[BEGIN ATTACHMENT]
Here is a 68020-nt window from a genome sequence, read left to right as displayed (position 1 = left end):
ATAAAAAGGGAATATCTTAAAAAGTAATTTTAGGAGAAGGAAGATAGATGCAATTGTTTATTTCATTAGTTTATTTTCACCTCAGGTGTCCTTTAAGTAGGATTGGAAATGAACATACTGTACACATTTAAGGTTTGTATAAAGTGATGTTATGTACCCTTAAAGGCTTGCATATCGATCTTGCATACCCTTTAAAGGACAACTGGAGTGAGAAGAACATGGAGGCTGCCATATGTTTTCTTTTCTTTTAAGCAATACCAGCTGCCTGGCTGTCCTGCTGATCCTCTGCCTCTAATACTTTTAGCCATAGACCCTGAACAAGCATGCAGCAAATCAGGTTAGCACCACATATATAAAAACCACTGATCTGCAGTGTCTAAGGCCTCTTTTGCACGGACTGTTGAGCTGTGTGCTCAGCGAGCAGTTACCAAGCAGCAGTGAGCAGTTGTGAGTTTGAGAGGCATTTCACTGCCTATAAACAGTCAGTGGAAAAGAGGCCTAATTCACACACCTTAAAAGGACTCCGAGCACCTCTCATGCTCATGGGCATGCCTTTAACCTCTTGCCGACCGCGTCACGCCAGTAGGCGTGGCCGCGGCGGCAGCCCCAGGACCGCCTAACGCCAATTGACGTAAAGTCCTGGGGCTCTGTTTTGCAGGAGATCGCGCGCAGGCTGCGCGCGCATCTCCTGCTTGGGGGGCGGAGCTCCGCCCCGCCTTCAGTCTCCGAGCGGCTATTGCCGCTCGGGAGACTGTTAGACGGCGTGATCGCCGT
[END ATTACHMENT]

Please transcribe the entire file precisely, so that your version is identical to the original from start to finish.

Here is a 68020-nt window from a genome sequence, read left to right as displayed (position 1 = left end):
ATAAAAAGGGAATATCTTAAAAAGTAATTTTAGGAGAAGGAAGATAGATGCAATTGTTTATTTCATTAGTTTATTTTCACCTCAGGTGTCCTTTAAGTAGGATTGGAAATGAACATACTGTACACATTTAAGGTTTGTATAAAGTGATGTTATGTACCCTTAAAGGCTTGCATATCGATCTTGCATACCCTTTAAAGGACAACTGGAGTGAGAAGAACATGGAGGCTGCCATATGTTTTCTTTTCTTTTAAGCAATACCAGCTGCCTGGCTGTCCTGCTGATCCTCTGCCTCTAATACTTTTAGCCATAGACCCTGAACAAGCATGCAGCAAATCAGGTTAGCACCACATATATAAAAACCACTGATCTGCAGTGTCTAAGGCCTCTTTTGCACGGACTGTTGAGCTGTGTGCTCAGCGAGCAGTTACCAAGCAGCAGTGAGCAGTTGTGAGTTTGAGAGGCATTTCACTGCCTATAAACAGTCAGTGGAAAAGAGGCCTAATTCACACACCTTAAAAGGACTCCGAGCACCTCTCATGCTCATGGGCATGCCTTTAACCTCTTGCCGACCGCGTCACGCCAGTAGGCGTGGCCGCGGCGGCAGCCCCAGGACCGCCTAACGCCAATTGACGTAAAGTCCTGGGGCTCTGTTTTGCAGGAGATCGCGCGCAGGCTGCGCGCGCATCTCCTGCTTGGGGGGCGGAGCTCCGCCCCGCCTTCAGTCTCCGAGCGGCTATTGCCGCTCGGGAGACTGTTAGACGGCGTGATCGCCGT